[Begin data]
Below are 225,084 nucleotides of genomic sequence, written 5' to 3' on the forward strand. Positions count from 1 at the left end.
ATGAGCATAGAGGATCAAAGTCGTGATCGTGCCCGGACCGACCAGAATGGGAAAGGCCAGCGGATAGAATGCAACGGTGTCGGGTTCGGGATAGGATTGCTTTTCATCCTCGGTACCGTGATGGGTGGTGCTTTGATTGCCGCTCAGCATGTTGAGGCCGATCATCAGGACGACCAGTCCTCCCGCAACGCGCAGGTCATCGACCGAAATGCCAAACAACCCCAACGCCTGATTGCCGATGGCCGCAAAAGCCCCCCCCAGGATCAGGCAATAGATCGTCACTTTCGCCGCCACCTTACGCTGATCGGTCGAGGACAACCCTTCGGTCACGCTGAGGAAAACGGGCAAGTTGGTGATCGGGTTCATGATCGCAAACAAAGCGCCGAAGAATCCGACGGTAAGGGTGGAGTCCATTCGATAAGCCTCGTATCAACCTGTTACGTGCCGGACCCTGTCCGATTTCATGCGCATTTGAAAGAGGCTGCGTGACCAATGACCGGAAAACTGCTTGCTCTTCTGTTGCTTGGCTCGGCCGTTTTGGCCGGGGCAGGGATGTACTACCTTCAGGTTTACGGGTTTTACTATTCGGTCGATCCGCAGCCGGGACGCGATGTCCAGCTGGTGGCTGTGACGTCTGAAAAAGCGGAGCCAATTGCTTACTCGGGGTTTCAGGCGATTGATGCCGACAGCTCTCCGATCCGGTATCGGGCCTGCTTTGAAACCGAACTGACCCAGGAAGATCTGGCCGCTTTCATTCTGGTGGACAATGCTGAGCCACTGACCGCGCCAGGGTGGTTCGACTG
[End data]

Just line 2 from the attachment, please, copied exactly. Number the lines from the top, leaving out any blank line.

ATGAGCATAGAGGATCAAAGTCGTGATCGTGCCCGGACCGACCAGAATGGGAAAGGCCAGCGGATAGAATGCAACGGTGTCGGGTTCGGGATAGGATTGCTTTTCATCCTCGGTACCGTGATGGGTGGTGCTTTGATTGCCGCTCAGCATGTTGAGGCCGATCATCAGGACGACCAGTCCTCCCGCAACGCGCAGGTCATCGACCGAAATGCCAAACAACCCCAACGCCTGATTGCCGATGGCCGCAAAAGCCCCCCCCAGGATCAGGCAATAGATCGTCACTTTCGCCGCCACCTTACGCTGATCGGTCGAGGACAACCCTTCGGTCACGCTGAGGAAAACGGGCAAGTTGGTGATCGGGTTCATGATCGCAAACAAAGCGCCGAAGAATCCGACGGTAAGGGTGGAGTCCATTCGATAAGCCTCGTATCAACCTGTTACGTGCCGGACCCTGTCCGATTTCATGCGCATTTGAAAGAGGCTGCGTGACCAATGACCGGAAAACTGCTTGCTCTTCTGTTGCTTGGCTCGGCCGTTTTGGCCGGGGCAGGGATGTACTACCTTCAGGTTTACGGGTTTTACTATTCGGTCGATCCGCAGCCGGGACGCGATGTCCAGCTGGTGGCTGTGACGTCTGAAAAAGCGGAGCCAATTGCTTACTCGGGGTTTCAGGCGATTGATGCCGACAGCTCTCCGATCCGGTATCGGGCCTGCTTTGAAACCGAACTGACCCAGGAAGATCTGGCCGCTTTCATTCTGGTGGACAATGCTGAGCCACTGACCGCGCCAGGGTGGTTCGACTG